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The Dark Room
You take the ferry to the island.
You take the ferry to the island alone because there is no one to go with you, and you are unmoored and without responsibility, and it is a wild and terrible feeling.
You pay your fifteen dollars and you take the ferry to the island.
On the ferry a man talks to you. He is from Peru and he is hitting on you but not so much that you mind. He gives you his business card, but you will never call. This is your first and last conversation, and even though it means something you will never remember the details or his name. It is cloudy but the sun will come out later.
He gives you a keychain. It’s gold colored metal and it’s a tiny replica of an Incan sacrificial knife. It has the word “PERU” stamped on one side. You give him your soapstone necklace.
You never see him again.
You step off onto the island.
You step off onto the island and into the fort. You pass under the chalk-white stalactites forming from the old concrete, calcium leeching from the building in the rain over centuries.
Someday this will all be dust.
You walk over the dry moat and through the reinforced wooden doors, past the tightly turning granite staircase that goes nowhere now but used to lead to the overpass for dropping shit on the invaders that never came. The yard is in front of you. The sun has come out.
The yard is green and bright and someone is flying a kite but no one picnics here because it’s forbidden. The horse chestnut trees are to your right, with the warning sign that says “DO NOT EAT THE CHESTNUTS.” You walk across the lawn.
Cannons line the walls above you. Stagnant pools occupy the spaces once held by the enormous weapons that faced out into the open water. The weapons that searched for U-boats. New concrete on old concrete on granite blocks.
This place is haunted.
No women died on this island, at least none that we know of. Two men, deserters, were shot in the 1860s, but no women.
There was no desperate wife who stole the uniform of her enemies and made her way to the kindest and gentlest of all the Civil War prisons, she was not caught and was not hanged in an oversized black robe. The stories exist to scare children.
But she was seen.
You walk across the lawn, past the bakery where you sat on a windowsill and sang to the nothing in the dry moat below. Past the narrow way you explored blindly as a child, at once relieved and disappointed when it deposited you right back where you began. Past the old shells sitting on the lawn, never to be fired.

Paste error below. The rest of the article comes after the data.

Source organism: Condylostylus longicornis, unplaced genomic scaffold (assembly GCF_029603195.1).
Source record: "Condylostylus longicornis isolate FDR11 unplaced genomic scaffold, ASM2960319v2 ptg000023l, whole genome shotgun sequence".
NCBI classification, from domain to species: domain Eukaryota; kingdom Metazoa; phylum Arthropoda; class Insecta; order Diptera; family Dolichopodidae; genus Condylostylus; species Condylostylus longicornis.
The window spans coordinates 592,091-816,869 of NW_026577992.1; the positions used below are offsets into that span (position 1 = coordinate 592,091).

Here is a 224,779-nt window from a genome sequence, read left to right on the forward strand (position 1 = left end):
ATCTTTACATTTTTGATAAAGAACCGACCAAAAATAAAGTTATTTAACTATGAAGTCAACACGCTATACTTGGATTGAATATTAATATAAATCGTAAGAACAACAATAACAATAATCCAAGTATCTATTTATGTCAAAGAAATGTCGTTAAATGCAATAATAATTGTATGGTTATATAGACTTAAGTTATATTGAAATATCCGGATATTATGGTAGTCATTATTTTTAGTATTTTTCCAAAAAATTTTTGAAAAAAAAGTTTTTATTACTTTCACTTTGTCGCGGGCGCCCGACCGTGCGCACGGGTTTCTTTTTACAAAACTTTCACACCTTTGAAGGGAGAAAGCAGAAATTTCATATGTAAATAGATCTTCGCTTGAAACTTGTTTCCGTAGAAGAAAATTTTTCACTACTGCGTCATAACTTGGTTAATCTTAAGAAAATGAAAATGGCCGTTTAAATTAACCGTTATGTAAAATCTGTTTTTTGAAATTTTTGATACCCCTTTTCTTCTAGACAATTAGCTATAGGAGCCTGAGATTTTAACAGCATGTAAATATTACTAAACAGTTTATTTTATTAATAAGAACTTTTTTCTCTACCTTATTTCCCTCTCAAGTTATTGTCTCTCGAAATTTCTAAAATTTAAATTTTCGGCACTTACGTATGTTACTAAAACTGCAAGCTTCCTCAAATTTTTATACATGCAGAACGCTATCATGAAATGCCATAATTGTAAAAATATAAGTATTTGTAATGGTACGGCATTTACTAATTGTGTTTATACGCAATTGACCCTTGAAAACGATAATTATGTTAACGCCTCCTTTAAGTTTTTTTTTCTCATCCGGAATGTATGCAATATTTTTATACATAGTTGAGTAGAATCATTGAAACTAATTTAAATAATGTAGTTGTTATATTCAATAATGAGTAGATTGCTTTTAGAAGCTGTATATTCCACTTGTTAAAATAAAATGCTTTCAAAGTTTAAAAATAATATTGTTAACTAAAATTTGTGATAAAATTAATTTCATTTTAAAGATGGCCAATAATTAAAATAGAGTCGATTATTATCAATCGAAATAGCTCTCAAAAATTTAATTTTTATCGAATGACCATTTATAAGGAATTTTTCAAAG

You walk under the arch, and into the dark hallway.
You put your left hand on the wall, cool with condensation even in the summer months. You can see the end of the hallway faintly, but it is not your destination.
You walk along the uneven flagstones. No flashlights, no cell phones.
Your left hand reaches the corner you cannot see, and you turn.
There is a metal gate at the end of this narrow passage that is locked up when school tours are on the island. No one wants to lose a kid in the dark room. It is not locked today.
The room is dark. A single shaft of light falls from the ceiling, a few bricks removed for a chimney. You cannot see the walls.
There is only a small shaft of light, too faint to see by.
You keep your hand to the wall and walk yourself along the far side until you reach the back of the room. The sides are curved, and you worry about hitting your head.
You stand in the corner, facing the light.
You stand alone in the dark.
It doesn’t take long for the nameless fear to sink in. SOMETHING is here.
SOMETHING is dangerous.
You cannot see anything but the shaft of light.
You are not alone.
You stand in the corner and you breathe, because you are not dead yet and as long as you can breathe you will be okay.
You breathe and you tell yourself “I am the scariest thing in this room.”
You tell yourself “I am the scariest thing in this room.”
And suddenly it’s true.
You see by the light of the chimney, the brick walls and the worn flagstones. The open gate and the odd remnants of paint.
You stand and you wait for your meal to arrive.
Someday you will leave this place. Someday you will get back on the ferry and everyone will come home and everything will go back to normal. Someday this will just be a thing that you did, a story for parties. Someday people will laugh with you and think “how delightfully eccentric” and pretend that they would do the same if they only had the time.
But they won’t.
They do not walk into dark rooms. They do not look into the mirror when there is nothing to see.
You are the scariest thing in this room.
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